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Fourth floor Eaton found to be collective hallucination

Monte Remer

Lifestyles Editor

Art by Maillie Olygay

Following a student's prolonged scream which echoed out over the quad at 3:13 AM, April 1st, Willamette Campus Safety launched an investigation into the urban legend that there is a fourth floor to Eaton Hall.

The student in question—Emily Hargroves '26—was seen running out of Eaton's front doors, still screaming. Concerned night owls from Doney and Lausanne approached but kept their distance on the grass. There on the concrete, Hargroves was a small thing in front of Eaton's colossal, shadowed silhouette. It was as if strange scissors had cut her shape out of that vast and unreal void.

"There were so many stairs," Hargroves said over cricket songs, "I felt like I'd never reach the ground."

With their characteristic amount of empathy, a number of STEM students in the gathering crowd used the moment to resurrect an old argument that the stairs really couldn't be as bad as those in Olin. There were, after all, only three floors in Eaton. Certain they were being gaslit, English majors insisted there were four. Campus Safety arrived at the scene and began an investigation soon afterward.

Eaton appeared friendlier by daylight, less voidlike. Two Campus Safety officers accompanied Hargroves to the front of the building. Hargroves claimed to have been pulling an all nighter on the fourth floor on the night she feared she would never reach the first. She pointed at the three uppermost windows facing the quad. There was no light in them.

The officers entered the building. Hargroves refused to join, which left no one there to interpret her directions to go to either end of the third floor and open doors which the officers did not see. The two officers promised to investigate further and left their positions without notice on April 1st. Colleagues described seeing both of their offices covered in sticky notes reading "You are on floor 3.1" or with various other numbers following the decimal after 3, never reaching 4.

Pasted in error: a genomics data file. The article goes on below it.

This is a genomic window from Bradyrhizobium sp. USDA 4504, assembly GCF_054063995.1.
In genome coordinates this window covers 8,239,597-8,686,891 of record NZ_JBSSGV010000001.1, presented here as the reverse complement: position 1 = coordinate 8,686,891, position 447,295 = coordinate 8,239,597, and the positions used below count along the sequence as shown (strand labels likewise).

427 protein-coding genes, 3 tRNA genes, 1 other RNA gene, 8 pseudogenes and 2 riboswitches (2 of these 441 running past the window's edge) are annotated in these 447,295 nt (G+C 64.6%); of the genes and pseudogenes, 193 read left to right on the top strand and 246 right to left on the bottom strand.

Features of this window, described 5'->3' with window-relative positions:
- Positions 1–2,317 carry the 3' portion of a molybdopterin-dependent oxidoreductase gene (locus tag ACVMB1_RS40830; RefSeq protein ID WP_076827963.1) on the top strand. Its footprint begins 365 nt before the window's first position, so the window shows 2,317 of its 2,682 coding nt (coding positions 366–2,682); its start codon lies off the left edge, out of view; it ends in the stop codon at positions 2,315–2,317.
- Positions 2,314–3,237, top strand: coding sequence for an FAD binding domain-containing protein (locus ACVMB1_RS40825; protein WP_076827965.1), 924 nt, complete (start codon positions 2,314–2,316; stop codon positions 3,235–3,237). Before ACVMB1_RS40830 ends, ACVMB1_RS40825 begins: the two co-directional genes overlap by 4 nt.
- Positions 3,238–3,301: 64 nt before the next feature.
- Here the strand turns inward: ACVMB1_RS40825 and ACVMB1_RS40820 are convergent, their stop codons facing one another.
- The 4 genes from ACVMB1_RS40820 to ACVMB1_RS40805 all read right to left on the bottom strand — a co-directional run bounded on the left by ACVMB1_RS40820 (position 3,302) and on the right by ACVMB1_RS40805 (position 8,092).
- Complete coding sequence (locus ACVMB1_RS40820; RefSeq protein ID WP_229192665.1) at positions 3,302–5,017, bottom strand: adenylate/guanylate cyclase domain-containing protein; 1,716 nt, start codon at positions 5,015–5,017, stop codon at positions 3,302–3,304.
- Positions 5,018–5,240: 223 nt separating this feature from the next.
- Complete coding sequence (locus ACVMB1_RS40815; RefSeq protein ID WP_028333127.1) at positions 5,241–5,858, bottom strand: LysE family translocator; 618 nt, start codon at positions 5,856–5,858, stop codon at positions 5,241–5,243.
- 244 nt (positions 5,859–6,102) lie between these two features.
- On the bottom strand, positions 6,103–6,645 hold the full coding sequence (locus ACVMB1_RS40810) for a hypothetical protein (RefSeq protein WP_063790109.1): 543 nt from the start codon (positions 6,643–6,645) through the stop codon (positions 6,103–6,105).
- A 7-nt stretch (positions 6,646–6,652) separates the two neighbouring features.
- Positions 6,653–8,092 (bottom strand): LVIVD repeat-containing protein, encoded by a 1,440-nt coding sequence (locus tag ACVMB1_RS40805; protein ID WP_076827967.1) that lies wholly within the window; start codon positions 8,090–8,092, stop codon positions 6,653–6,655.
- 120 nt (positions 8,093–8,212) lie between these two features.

An additional pair of officers interviewed Tufton Beamish '61, a member of Willamette's cleaning staff. Beamish cleans Eaton Hall every night. He said, however, that he rarely gets the chance to clean the elevator.

"Lots of the kids just stand in there," Beamish said. "They'll say they're about to go pull an all nighter on the fourth floor but then just stand. Some press a spot on the wall like there's some kinda button there. They'll stand there all night until Goudy opens. I always thought it was some weird joke." Beamish held onto a broom during this interview, looking at the elevator entrance on Eaton's third floor. "Pretty strange though, being here in the middle of the night, and that elevator opens with a ding and you just see a crowd of kids, staring at you with sorta blank eyes."

The elevator dinged and Beamish held the broom a little tighter.

Beamish had retired the broom in question sometime in the Carter Administration. Its purpose now was not cleaning but dislodging a square of the third floor ceiling from the sealed holdfasts of time. A couple hits of the broom and the attic door threw open. The two Campus Safety officers ascended via ladder and searched the attic to find only an empty room full of dust and boxes of waterlogged books. Some of these books have been recovered and are now available on the second floor of the library.

"We thought it was a metaphorical fourth floor," newly appointed Dean of Existential Wellness Katherine Cooper said. "You know how English types are. Students registered for classes that they claim are on the fourth floor have never raised any academic concerns, anyways. They attend classes in the proper locations. They're usually just quiet."

When asked if the recent creation of her position was related to the ongoing investigation, Cooper said "No. The administration just thought it would be wise, legally." During her interview, Cooper was flanked by thirteen silent lawyers who all declined to comment.

The administration has also released a warning to halt attempts at reaching the fourth floor, even if it means missing class. According to a group of students studying in the Humanities Lounge, Cooper told them that this warning extended until at least the morning of April 7.

"We can't figure out why it's that day specifically," one of the students present said, "and she walked away with those creepy lawyers before we could ask. The only thing we could find is that on the night of April 6, the moon will be full. Whatever that means."

The investigation into this collective hallucination continues but has gone quiet. The only recent pieces of evidence have been reports of the lights in the library malfunctioning, blinking on and off directly above the shelf where books recovered from Eaton's attic have been placed. Willamette University administration is searching for someone versed in morse code.

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